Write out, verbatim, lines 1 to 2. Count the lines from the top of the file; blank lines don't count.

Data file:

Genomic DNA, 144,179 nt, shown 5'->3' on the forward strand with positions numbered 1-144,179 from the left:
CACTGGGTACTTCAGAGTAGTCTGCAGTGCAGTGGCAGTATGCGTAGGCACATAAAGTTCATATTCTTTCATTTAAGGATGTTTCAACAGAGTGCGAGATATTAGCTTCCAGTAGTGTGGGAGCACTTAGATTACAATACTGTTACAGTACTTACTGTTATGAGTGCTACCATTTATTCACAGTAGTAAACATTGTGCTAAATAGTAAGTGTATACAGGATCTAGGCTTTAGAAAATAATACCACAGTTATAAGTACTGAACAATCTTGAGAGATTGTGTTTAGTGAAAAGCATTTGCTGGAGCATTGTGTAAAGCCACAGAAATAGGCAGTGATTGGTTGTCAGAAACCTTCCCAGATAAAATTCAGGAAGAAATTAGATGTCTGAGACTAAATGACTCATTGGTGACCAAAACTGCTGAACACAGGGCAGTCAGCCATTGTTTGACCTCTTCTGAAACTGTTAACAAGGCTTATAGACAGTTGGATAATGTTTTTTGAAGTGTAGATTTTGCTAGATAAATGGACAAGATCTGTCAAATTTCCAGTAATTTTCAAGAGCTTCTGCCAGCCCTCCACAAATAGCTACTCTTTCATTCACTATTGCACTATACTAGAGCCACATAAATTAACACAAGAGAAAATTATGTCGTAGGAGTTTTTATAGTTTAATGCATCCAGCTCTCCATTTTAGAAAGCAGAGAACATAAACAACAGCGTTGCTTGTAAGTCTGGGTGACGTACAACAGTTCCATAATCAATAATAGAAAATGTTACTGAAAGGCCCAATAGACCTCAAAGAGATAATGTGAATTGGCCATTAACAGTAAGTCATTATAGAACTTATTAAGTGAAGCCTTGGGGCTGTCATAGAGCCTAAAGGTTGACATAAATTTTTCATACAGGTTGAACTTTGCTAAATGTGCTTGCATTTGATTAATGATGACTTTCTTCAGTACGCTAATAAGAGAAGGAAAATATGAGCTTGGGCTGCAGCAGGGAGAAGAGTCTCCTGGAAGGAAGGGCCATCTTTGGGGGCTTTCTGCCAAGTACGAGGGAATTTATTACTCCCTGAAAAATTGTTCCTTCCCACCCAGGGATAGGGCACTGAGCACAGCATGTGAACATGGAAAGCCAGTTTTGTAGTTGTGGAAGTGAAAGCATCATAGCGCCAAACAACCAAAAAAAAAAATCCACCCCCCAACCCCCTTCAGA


Genomic DNA, 144,179 nt, shown 5'->3' on the forward strand with positions numbered 1-144,179 from the left:
CACTGGGTACTTCAGAGTAGTCTGCAGTGCAGTGGCAGTATGCGTAGGCACATAAAGTTCATATTCTTTCATTTAAGGATGTTTCAACAGAGTGCGAGATATTAGCTTCCAGTAGTGTGGGAGCACTTAGATTACAATACTGTTACAGTACTTACTGTTATGAGTGCTACCATTTATTCACAGTAGTAAACATTGTGCTAAATAGTAAGTGTATACAGGATCTAGGCTTTAGAAAATAATACCACAGTTATAAGTACTGAACAATCTTGAGAGATTGTGTTTAGTGAAAAGCATTTGCTGGAGCATTGTGTAAAGCCACAGAAATAGGCAGTGATTGGTTGTCAGAAACCTTCCCAGATAAAATTCAGGAAGAAATTAGATGTCTGAGACTAAATGACTCATTGGTGACCAAAACTGCTGAACACAGGGCAGTCAGCCATTGTTTGACCTCTTCTGAAACTGTTAACAAGGCTTATAGACAGTTGGATAATGTTTTTTGAAGTGTAGATTTTGCTAGATAAATGGACAAGATCTGTCAAATTTCCAGTAATTTTCAAGAGCTTCTGCCAGCCCTCCACAAATAGCTACTCTTTCATTCACTATTGCACTATACTAGAGCCACATAAATTAACACAAGAGAAAATTATGTCGTAGGAGTTTTTATAGTTTAATGCATCCAGCTCTCCATTTTAGAAAGCAGAGAACATAAACAACAGCGTTGCTTGTAAGTCTGGGTGACGTACAACAGTTCCATAATCAATAATAGAAAATGTTACTGAAAGGCCCAATAGACCTCAAAGAGATAATGTGAATTGGCCATTAACAGTAAGTCATTATAGAACTTATTAAGTGAAGCCTTGGGGCTGTCATAGAGCCTAAAGGTTGACATAAATTTTTCATACAGGTTGAACTTTGCTAAATGTGCTTGCATTTGATTAATGATGACTTTCTTCAGTACGCTAATAAGAGAAGGAAAATATGAGCTTGGGCTGCAGCAGGGAGAAGAGTCTCCTGGAAGGAAGGGCCATCTTTGGGGGCTTTCTGCCAAGTACGAGGGAATTTATTACTCCCTGAAAAATTGTTCCTTCCCACCCAGGGATAGGGCACTGAGCACAGCATGTGAACATGGAAAGCCAGTTTTGTAGTTGTGGAAGTGAAAGCATCATAGCGCCAAACAACCAAAAAAAAAAATCCACCCCCCAACCCCCTTCAGA